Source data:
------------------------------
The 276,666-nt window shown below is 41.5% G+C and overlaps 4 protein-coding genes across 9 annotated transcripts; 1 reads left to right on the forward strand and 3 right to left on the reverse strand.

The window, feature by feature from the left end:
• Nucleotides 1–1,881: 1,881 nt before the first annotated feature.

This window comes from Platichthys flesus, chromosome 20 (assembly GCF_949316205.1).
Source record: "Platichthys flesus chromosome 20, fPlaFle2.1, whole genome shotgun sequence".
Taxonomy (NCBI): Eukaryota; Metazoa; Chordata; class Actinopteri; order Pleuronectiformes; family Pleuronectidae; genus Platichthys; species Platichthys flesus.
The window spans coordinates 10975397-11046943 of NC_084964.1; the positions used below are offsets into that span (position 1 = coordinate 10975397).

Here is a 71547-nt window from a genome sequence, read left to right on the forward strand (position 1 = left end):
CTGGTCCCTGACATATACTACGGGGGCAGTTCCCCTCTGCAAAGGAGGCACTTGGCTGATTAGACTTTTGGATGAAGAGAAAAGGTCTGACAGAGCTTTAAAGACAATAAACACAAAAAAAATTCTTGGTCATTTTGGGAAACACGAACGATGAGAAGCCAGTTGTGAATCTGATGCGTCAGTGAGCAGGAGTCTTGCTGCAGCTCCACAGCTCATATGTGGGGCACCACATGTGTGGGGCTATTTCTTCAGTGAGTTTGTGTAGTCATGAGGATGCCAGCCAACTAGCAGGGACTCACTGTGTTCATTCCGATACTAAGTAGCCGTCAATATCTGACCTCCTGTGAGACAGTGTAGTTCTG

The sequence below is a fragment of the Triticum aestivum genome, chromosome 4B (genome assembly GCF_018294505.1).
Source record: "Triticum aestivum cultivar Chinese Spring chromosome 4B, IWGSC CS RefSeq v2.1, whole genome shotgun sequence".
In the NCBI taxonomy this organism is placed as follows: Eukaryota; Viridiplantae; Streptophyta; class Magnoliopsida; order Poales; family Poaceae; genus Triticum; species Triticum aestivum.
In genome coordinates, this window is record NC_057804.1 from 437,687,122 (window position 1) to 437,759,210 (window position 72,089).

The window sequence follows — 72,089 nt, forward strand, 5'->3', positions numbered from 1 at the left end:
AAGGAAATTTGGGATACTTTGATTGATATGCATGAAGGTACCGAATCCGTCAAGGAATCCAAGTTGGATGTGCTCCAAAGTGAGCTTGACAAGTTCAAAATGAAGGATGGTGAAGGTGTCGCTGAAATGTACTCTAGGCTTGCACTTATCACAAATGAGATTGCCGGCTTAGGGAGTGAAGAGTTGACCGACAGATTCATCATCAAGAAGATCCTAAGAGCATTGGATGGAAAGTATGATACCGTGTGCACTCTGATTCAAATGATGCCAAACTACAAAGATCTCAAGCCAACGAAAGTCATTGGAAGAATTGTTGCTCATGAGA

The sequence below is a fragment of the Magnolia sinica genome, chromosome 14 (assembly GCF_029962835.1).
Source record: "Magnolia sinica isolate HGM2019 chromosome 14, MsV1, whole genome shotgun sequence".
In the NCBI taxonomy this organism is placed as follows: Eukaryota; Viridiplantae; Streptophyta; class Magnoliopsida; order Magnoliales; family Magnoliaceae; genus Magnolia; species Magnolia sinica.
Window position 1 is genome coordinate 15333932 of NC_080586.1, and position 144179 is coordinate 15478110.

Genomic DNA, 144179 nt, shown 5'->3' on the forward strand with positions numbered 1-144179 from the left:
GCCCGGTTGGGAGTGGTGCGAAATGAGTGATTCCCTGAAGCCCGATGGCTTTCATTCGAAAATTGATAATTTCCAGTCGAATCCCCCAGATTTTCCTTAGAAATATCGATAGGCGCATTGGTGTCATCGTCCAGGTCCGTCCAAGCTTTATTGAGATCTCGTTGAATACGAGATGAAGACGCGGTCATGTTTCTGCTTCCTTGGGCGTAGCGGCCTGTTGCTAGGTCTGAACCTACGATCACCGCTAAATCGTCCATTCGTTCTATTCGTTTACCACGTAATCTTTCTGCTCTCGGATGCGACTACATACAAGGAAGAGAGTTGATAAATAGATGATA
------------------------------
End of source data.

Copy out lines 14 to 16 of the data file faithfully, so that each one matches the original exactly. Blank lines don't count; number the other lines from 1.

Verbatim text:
The window sequence follows — 72,089 nt, forward strand, 5'->3', positions numbered from 1 at the left end:
AAGGAAATTTGGGATACTTTGATTGATATGCATGAAGGTACCGAATCCGTCAAGGAATCCAAGTTGGATGTGCTCCAAAGTGAGCTTGACAAGTTCAAAATGAAGGATGGTGAAGGTGTCGCTGAAATGTACTCTAGGCTTGCACTTATCACAAATGAGATTGCCGGCTTAGGGAGTGAAGAGTTGACCGACAGATTCATCATCAAGAAGATCCTAAGAGCATTGGATGGAAAGTATGATACCGTGTGCACTCTGATTCAAATGATGCCAAACTACAAAGATCTCAAGCCAACGAAAGTCATTGGAAGAATTGTTGCTCATGAGA

The sequence below is a fragment of the Magnolia sinica genome, chromosome 14 (assembly GCF_029962835.1).